Adam scriveyn, if ever it thee bifalle
Boece or Troylus for to wryten newe,
Under thy long lokkes thou most have the scalle,
But after my makyng thow wryte more trewe;
So ofte adaye I mot thy werk renewe,
It to correcte and eke to rubbe and scrape,
And al is thorugh thy negligence and rape.
- Wordes unto Adam, His Own Scriveyn, Geoffrey Chaucer

As the above pictures show this is a very spacious bookshop, and I seem to recall coming across some books that only tremendous, monkish self-restraint kept me from buying. Next time, however, I will be prepared.

The bookshops presented above only comprise a minor selection of the numerous bookshops in York, but for visitors, students or soon-to-be residents these are good places to start, either to increase your book collections, to enjoy the atmosphere, to skim through books at leisure hoping to find something pleasantly surprising or all of the above. Happy hunting and may there be pages of discovery ahead.

lørdag 14. januar 2012

City of Books, part I - York National Bookfair

 Stand still, fear not, I'll show you but this book.
- The Honourable Historie of Friar Bacon and Friar Bungay, Robert Greene

Goe little booke: thy selfe present,
As child whose parent in vnkent
- The Shepheardes Calender, Edmund Spenser

Like all the men of the Library, in my younger days I traveled; I have journeyed in quest of a book, pehaps the catalog of catalogs.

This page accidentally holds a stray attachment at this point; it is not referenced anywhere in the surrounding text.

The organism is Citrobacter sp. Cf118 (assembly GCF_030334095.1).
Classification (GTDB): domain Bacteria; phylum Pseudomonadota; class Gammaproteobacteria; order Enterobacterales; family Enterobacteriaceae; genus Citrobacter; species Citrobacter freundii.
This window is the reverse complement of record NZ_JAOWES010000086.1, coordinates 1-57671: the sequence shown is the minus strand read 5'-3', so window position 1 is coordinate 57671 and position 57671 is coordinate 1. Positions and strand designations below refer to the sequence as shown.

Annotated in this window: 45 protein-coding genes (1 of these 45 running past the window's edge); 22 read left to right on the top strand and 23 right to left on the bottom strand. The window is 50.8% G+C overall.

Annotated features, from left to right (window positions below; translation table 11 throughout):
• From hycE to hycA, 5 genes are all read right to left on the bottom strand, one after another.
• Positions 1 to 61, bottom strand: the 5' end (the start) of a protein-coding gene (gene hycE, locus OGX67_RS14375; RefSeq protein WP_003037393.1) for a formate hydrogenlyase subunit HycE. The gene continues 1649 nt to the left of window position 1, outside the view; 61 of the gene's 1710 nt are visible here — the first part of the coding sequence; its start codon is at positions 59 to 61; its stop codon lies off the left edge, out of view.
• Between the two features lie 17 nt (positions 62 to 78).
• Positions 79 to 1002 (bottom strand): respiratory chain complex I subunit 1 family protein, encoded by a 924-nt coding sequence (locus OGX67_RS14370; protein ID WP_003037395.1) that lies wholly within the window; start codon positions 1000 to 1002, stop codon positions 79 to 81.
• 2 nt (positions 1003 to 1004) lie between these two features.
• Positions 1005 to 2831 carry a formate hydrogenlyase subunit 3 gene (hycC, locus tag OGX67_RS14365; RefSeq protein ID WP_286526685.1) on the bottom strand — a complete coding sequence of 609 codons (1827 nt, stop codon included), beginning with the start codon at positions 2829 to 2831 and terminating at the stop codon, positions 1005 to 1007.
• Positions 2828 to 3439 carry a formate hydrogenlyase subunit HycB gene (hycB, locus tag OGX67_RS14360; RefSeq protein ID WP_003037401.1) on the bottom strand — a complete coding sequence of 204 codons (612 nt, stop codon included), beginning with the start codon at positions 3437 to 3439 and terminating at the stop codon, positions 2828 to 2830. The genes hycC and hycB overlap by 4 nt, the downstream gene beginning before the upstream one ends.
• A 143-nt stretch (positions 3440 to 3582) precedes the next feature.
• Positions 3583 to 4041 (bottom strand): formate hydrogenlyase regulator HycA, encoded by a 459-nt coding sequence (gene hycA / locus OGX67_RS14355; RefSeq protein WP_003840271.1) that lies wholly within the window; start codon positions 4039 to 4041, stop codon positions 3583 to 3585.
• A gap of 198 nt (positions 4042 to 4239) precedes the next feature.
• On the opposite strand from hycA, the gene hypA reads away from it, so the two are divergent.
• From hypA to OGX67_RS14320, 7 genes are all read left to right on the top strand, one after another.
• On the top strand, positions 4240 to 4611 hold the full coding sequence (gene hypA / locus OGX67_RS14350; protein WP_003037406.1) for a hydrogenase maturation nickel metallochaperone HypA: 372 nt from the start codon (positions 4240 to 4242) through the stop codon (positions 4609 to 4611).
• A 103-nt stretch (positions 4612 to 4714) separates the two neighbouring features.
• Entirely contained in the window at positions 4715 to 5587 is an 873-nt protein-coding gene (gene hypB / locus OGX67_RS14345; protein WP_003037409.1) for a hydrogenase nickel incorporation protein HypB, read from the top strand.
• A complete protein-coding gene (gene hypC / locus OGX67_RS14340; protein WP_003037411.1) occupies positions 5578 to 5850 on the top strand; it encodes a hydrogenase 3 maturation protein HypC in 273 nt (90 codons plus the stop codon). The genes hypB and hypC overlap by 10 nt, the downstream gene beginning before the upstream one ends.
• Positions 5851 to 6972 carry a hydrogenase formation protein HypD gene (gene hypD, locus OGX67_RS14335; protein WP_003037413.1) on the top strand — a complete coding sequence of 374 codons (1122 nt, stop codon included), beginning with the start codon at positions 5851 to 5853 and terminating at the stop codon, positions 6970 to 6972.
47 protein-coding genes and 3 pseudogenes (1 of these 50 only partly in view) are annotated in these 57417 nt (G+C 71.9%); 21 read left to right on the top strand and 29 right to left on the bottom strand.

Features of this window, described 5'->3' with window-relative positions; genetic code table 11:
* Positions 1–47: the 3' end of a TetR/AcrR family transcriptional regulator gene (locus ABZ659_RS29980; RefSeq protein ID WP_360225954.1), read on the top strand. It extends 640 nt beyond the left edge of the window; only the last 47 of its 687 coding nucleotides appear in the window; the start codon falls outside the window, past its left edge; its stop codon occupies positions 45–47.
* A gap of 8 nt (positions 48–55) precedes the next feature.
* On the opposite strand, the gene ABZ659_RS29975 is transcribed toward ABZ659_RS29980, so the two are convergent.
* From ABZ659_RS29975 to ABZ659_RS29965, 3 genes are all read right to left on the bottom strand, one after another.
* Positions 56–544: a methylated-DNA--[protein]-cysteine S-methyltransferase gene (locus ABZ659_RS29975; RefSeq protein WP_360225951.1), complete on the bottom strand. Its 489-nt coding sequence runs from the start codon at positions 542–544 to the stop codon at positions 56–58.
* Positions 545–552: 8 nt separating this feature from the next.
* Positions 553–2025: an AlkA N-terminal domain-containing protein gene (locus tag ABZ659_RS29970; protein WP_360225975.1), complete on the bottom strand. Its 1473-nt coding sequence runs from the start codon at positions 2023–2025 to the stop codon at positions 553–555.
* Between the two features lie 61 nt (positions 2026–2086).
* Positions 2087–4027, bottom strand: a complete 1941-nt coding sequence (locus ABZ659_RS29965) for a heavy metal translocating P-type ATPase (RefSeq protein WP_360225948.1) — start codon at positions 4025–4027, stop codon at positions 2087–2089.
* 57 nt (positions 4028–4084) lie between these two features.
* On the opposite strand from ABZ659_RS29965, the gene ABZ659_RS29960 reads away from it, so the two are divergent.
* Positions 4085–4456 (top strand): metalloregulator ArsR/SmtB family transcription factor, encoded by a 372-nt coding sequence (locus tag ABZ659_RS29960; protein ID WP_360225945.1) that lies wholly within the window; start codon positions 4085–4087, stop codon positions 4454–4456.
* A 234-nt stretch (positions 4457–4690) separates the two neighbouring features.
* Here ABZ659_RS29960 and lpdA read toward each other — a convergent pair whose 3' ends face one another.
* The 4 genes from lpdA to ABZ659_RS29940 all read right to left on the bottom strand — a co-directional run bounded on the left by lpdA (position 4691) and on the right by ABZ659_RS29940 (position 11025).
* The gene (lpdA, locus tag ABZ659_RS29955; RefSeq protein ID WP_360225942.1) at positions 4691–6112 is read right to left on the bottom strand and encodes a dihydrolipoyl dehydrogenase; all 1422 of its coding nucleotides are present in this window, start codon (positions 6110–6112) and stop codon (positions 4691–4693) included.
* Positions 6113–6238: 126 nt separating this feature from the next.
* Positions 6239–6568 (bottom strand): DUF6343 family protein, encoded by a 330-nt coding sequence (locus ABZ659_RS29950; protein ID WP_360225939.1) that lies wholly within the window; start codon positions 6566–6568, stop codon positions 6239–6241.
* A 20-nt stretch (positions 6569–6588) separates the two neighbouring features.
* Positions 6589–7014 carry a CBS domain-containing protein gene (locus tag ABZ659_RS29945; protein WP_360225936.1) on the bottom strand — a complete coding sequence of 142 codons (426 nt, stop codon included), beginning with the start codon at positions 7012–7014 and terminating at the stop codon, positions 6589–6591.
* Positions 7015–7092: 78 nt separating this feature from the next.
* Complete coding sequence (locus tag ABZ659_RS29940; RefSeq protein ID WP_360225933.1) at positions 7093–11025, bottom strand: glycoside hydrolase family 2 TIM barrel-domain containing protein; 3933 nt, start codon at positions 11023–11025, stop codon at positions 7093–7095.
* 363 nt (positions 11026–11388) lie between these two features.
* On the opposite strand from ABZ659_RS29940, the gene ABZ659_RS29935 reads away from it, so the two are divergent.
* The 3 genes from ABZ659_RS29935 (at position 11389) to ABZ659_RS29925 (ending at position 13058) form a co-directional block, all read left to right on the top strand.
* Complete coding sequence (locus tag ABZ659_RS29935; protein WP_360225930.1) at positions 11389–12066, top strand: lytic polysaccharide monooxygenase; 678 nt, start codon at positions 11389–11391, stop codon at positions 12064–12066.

- The Library of Babel, Jorge Luis Borges (translated by Andrew Hurley)

There are many reasons to be amazed and enthralled by the City of York, and as a self-confessed and committed bibliophile I found its well-cultivated preoccupation with books one of its most charming features. Throughout the city and its adjacent territory there are numerous venues where one may borrow, buy or browse through books, either with the purpose of acquiring reading material or for the sheer pleasure of being surrounded by volumes upon volumes of books. Accordingly I spent quite a lot of time exploring these various venues during my days in York, both in the search for studying material and leisure reading, and at the end of my time there I became very thankful that it is relatively cheap to ship printed paper from Britain to Norway by mail.

Since books constitute such an important aspect of York's cultural and historical personality I have compiled material for a two-partite blogpost, chronicling my experiences with books and their acquisition so that others may be directed towards the venues in question. First off is a report from my visit at York National Bookfair this September.